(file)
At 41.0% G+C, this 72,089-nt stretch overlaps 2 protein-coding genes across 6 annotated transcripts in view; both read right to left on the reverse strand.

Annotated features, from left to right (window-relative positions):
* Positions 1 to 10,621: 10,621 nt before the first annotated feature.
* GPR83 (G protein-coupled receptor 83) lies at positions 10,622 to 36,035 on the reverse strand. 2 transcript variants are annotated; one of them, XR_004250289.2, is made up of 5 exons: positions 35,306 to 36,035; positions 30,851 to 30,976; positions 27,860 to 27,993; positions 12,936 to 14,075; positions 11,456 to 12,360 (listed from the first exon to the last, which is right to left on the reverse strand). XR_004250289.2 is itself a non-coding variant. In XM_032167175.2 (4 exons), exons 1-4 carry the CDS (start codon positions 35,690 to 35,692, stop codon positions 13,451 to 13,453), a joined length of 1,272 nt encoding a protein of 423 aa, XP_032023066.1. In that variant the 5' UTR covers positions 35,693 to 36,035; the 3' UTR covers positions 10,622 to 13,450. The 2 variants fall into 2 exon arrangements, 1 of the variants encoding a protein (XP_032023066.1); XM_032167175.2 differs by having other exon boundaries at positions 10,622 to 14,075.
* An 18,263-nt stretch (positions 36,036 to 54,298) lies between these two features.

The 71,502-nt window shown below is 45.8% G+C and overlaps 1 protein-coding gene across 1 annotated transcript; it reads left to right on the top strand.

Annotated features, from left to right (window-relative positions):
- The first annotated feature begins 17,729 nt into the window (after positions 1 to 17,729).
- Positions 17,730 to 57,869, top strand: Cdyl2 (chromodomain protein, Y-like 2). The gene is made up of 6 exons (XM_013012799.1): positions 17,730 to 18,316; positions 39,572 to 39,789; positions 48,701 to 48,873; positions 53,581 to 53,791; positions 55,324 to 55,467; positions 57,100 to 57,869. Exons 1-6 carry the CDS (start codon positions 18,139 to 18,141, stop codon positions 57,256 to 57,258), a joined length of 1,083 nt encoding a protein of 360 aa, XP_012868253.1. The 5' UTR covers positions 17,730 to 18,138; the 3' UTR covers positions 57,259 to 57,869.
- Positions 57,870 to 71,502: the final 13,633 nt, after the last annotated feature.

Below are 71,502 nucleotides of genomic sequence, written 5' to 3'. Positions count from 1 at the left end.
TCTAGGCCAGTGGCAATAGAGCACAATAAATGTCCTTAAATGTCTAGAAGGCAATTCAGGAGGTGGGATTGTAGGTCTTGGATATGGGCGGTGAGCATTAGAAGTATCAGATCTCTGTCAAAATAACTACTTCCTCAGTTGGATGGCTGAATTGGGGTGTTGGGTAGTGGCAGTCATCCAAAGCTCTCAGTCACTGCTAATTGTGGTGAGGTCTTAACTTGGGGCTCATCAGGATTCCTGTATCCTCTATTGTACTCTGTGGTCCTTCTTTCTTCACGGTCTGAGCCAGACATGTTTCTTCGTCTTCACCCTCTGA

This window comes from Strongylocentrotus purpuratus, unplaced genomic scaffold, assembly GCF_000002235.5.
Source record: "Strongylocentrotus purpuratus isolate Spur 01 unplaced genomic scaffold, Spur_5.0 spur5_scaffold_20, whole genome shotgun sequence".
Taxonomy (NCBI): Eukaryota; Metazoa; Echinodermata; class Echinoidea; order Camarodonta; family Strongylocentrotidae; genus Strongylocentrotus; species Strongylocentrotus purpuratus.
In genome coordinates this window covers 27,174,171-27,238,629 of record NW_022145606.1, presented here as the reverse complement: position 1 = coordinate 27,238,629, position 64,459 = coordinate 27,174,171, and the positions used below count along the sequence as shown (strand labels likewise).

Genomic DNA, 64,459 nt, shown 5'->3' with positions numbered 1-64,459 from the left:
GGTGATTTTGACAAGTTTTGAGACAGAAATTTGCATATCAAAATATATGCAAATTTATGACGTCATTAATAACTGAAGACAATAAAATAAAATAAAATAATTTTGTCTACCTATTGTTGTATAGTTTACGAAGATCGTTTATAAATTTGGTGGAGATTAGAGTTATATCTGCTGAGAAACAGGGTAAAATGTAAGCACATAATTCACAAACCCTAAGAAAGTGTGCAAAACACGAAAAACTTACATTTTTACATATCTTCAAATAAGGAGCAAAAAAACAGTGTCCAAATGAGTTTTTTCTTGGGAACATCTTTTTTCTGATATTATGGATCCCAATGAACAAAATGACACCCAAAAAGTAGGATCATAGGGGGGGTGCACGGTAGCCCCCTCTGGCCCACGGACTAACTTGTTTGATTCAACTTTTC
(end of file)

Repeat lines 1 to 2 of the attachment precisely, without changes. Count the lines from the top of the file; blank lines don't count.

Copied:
At 41.0% G+C, this 72,089-nt stretch overlaps 2 protein-coding genes across 6 annotated transcripts in view; both read right to left on the reverse strand.

Annotated features, from left to right (window-relative positions):